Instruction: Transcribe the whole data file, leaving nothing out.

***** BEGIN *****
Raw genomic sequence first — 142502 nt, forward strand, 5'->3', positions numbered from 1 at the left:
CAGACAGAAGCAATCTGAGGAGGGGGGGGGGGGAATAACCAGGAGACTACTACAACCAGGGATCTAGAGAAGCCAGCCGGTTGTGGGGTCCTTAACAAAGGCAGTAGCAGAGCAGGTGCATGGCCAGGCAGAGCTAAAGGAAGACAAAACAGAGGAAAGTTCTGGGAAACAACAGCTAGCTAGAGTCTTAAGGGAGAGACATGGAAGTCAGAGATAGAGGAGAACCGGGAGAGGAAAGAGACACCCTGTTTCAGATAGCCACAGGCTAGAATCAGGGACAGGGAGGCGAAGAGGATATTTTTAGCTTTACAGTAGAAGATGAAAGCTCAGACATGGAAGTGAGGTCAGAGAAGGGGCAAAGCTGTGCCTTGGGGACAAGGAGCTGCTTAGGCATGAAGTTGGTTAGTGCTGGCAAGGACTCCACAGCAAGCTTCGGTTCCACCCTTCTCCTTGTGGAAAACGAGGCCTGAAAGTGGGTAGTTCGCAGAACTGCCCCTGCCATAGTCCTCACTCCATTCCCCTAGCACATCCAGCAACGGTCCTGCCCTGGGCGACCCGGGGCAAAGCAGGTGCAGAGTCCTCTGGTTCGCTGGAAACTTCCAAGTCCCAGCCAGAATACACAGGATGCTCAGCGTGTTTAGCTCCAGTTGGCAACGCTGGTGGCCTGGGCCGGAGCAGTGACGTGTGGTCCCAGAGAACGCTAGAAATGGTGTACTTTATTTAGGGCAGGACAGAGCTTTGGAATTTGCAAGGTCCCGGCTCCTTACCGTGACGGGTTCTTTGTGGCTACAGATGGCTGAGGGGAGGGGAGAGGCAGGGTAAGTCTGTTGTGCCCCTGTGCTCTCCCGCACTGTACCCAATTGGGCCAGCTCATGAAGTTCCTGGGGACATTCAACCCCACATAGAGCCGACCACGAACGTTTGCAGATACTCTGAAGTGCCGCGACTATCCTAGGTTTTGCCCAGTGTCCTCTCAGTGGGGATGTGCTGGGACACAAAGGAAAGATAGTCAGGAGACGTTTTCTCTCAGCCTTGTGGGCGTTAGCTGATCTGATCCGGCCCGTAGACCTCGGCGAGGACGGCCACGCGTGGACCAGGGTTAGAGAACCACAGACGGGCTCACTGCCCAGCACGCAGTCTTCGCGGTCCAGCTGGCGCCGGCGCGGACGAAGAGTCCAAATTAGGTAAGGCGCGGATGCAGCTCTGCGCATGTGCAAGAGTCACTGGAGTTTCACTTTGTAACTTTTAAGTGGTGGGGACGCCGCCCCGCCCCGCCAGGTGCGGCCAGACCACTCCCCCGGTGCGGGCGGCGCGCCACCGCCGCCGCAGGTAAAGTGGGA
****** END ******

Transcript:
Raw genomic sequence first — 142502 nt, forward strand, 5'->3', positions numbered from 1 at the left:
CAGACAGAAGCAATCTGAGGAGGGGGGGGGGGGAATAACCAGGAGACTACTACAACCAGGGATCTAGAGAAGCCAGCCGGTTGTGGGGTCCTTAACAAAGGCAGTAGCAGAGCAGGTGCATGGCCAGGCAGAGCTAAAGGAAGACAAAACAGAGGAAAGTTCTGGGAAACAACAGCTAGCTAGAGTCTTAAGGGAGAGACATGGAAGTCAGAGATAGAGGAGAACCGGGAGAGGAAAGAGACACCCTGTTTCAGATAGCCACAGGCTAGAATCAGGGACAGGGAGGCGAAGAGGATATTTTTAGCTTTACAGTAGAAGATGAAAGCTCAGACATGGAAGTGAGGTCAGAGAAGGGGCAAAGCTGTGCCTTGGGGACAAGGAGCTGCTTAGGCATGAAGTTGGTTAGTGCTGGCAAGGACTCCACAGCAAGCTTCGGTTCCACCCTTCTCCTTGTGGAAAACGAGGCCTGAAAGTGGGTAGTTCGCAGAACTGCCCCTGCCATAGTCCTCACTCCATTCCCCTAGCACATCCAGCAACGGTCCTGCCCTGGGCGACCCGGGGCAAAGCAGGTGCAGAGTCCTCTGGTTCGCTGGAAACTTCCAAGTCCCAGCCAGAATACACAGGATGCTCAGCGTGTTTAGCTCCAGTTGGCAACGCTGGTGGCCTGGGCCGGAGCAGTGACGTGTGGTCCCAGAGAACGCTAGAAATGGTGTACTTTATTTAGGGCAGGACAGAGCTTTGGAATTTGCAAGGTCCCGGCTCCTTACCGTGACGGGTTCTTTGTGGCTACAGATGGCTGAGGGGAGGGGAGAGGCAGGGTAAGTCTGTTGTGCCCCTGTGCTCTCCCGCACTGTACCCAATTGGGCCAGCTCATGAAGTTCCTGGGGACATTCAACCCCACATAGAGCCGACCACGAACGTTTGCAGATACTCTGAAGTGCCGCGACTATCCTAGGTTTTGCCCAGTGTCCTCTCAGTGGGGATGTGCTGGGACACAAAGGAAAGATAGTCAGGAGACGTTTTCTCTCAGCCTTGTGGGCGTTAGCTGATCTGATCCGGCCCGTAGACCTCGGCGAGGACGGCCACGCGTGGACCAGGGTTAGAGAACCACAGACGGGCTCACTGCCCAGCACGCAGTCTTCGCGGTCCAGCTGGCGCCGGCGCGGACGAAGAGTCCAAATTAGGTAAGGCGCGGATGCAGCTCTGCGCATGTGCAAGAGTCACTGGAGTTTCACTTTGTAACTTTTAAGTGGTGGGGACGCCGCCCCGCCCCGCCAGGTGCGGCCAGACCACTCCCCCGGTGCGGGCGGCGCGCCACCGCCGCCGCAGGTAAAGTGGGA